The point being, it is one thing to tackle an industry (eg factory labour) or a subject (eg workers’ rights) that is essential and a core element of societal cohesion and progress, and improve it by doing the heavy lifting of reform. We, as a community of customers and users, need that industry, but it needs to reflect our higher principles and values, if we as a people are to feel good about benefiting from it, and feeling that we are being responsible by ensuring it will not leave our children worse off, but better. It is quite another to take on a subject or industry that is foundationally and historically associated with corruption, criminality, exploitation, and the worst forms of human abuse, including murder. Worst still, to do so for an industry that, patronage aside, is nonessential however long-lived. However satisfying, no one needs to gamble in order to survive. No one needs to patron porn or prostitution (which remain linked, however much we may look away and ignore it), both of which are rooted in human trafficking and all that that implies. (Not that porn is today’s topic, but Apple have been criticised regarding their stance on porn). 

    Can you imagine how longstanding Apple customers, never mind their committed critics, would react to the adoption of either of these in their service offerings? Can one not imagine the deep-dive investigations, many ending up on special news broadcasts, into the seedy criminal underpinnings of gambling were Apple to be involved? The appeal of exposing the horrors of human and sex trafficking that sustains the porn and prostitution industries, no less than their symbiosis, would be irresistible were Apple to allow porn apps on their platform. And what would be the end goal of such engagement by Apple? Facilitating a wider distribution of economic ruin? Losing money to friendlier people who will not come to your home and break your legs in front of your family? More humane human trafficking? It doesn’t matter how long you polish a turd; it’s still a turd. So why put it on your plate?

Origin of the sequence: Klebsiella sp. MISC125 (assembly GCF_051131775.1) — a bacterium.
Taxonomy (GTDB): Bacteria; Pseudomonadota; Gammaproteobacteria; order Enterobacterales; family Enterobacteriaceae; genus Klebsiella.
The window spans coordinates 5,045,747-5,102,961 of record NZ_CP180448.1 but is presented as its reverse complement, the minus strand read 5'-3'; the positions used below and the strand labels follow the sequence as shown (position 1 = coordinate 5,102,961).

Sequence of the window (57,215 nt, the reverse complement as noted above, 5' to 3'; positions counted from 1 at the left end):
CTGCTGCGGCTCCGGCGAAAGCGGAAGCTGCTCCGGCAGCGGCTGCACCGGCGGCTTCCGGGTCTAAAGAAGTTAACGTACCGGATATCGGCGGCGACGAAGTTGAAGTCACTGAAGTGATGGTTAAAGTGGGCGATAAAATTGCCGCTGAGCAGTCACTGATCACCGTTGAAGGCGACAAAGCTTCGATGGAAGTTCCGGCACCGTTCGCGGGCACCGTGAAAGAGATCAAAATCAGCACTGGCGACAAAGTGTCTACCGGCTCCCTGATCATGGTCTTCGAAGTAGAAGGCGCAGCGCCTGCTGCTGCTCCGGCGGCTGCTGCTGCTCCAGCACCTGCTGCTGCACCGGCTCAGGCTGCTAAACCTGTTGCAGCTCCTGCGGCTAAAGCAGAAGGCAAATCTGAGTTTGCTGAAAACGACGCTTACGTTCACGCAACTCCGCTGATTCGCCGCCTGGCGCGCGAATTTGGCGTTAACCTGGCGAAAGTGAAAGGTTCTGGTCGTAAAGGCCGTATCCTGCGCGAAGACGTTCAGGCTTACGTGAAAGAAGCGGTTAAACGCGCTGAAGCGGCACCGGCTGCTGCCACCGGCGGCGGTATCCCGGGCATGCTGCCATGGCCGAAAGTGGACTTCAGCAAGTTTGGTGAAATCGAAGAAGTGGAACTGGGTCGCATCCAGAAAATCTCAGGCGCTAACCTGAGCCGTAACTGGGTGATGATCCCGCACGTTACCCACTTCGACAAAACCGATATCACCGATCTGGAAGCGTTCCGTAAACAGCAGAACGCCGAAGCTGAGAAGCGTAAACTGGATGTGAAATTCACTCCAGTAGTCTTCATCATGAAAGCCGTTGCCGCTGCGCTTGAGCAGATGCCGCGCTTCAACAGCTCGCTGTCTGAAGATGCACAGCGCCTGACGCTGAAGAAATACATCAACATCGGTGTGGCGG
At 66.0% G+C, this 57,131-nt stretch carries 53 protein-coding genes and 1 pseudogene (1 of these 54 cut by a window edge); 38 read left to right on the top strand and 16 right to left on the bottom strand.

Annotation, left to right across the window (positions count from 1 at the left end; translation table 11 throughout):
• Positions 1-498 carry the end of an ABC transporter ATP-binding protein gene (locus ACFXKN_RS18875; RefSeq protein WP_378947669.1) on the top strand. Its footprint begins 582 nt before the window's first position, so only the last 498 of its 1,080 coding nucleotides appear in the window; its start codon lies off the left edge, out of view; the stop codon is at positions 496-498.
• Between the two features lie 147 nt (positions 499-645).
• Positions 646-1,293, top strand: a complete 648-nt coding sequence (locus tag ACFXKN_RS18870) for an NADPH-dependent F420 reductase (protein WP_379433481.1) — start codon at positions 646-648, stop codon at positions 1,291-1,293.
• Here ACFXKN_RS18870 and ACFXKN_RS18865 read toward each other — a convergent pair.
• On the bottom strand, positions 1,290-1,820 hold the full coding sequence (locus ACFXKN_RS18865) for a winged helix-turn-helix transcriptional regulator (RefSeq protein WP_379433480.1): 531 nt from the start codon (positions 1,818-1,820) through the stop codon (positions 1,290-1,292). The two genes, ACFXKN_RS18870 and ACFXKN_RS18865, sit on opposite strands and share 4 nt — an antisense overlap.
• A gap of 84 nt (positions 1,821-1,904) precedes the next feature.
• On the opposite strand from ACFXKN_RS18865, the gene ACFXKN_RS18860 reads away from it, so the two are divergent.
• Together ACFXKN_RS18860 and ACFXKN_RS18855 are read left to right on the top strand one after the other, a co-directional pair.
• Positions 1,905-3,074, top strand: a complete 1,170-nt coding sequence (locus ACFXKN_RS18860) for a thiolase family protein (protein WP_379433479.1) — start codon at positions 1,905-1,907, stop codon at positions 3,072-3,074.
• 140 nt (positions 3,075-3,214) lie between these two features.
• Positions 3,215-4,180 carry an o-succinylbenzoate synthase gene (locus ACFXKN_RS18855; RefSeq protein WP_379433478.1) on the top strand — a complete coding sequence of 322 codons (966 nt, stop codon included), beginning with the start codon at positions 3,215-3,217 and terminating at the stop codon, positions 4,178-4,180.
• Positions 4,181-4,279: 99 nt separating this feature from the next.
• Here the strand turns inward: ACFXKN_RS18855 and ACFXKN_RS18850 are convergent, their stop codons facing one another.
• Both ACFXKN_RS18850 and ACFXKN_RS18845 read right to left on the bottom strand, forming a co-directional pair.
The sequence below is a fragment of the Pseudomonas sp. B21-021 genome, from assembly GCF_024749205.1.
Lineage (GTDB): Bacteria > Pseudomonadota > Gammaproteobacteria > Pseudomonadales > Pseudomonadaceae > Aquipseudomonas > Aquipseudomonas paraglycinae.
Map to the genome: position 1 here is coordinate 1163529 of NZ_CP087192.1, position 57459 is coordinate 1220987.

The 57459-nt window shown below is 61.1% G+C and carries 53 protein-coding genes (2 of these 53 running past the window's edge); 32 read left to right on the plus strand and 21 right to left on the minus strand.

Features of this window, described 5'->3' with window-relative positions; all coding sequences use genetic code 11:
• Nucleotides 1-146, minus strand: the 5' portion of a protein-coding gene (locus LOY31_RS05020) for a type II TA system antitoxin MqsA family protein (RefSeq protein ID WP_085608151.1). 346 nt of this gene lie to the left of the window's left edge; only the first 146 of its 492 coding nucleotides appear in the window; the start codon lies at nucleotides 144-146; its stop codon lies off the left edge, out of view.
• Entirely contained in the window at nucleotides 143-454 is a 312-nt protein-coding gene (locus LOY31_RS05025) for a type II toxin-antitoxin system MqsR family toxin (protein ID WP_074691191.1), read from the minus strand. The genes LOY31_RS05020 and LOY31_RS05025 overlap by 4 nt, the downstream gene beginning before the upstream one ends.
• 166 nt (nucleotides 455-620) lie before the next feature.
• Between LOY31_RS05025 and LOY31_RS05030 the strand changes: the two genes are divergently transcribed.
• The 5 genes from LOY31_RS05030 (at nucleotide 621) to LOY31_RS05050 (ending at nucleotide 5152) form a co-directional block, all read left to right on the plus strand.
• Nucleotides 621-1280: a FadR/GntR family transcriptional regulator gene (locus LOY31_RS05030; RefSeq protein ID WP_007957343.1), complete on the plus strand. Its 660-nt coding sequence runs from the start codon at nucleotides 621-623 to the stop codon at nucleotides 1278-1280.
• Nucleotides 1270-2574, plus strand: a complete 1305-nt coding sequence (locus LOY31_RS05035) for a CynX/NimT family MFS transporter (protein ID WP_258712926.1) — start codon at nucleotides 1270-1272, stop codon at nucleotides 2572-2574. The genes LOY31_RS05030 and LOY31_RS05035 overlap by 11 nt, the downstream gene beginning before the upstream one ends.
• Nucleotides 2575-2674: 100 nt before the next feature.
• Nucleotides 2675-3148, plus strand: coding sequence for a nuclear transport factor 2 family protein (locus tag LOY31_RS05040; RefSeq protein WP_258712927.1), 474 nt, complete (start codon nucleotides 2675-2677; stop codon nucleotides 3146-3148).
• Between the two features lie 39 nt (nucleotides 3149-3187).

We need to feel good about our purchases and our practices. We want to feel as if these things not only benefit ourselves, but other communities involved in their production, and that they are adequately compensated for their effort; that their communities also benefit, if not thrive, as a result, hence the current concern about Apple benefitting from slave Uyghur labour. Entities that do this are, rightly, held in higher esteem than those that do not. 

    It has been said many times that Apple is an aspirational company, as is the desire by consumers to purchase their products. If I were on Apple’s advisory board, and I’m not, I would advise them to protect their brand, which as Charlotte Henry recently posted, has reclaimed the pole position as the most valued on the planet.

    Whether or not Google or any other concern do this, the likelihood that Apple will increase either market share or earnings and profits, or enhance their brand, by commingling a product/service lineup that aspires to appeal to us at our best with what appeals to us at our weakest and worst is extremely low, if precedent is a guide, and unlikely to result in any net good for Apple or their aspirational client base. 

  • Excuse me I need to get another blackboard so I can add this to my list of reasons I don’t use Android.

    All kidding aside though, the headline made me think that the apps had to give PLAYERS ON ANDROID an advantage over players on iOS and other platforms. Like they would win more often. LOL Never Mind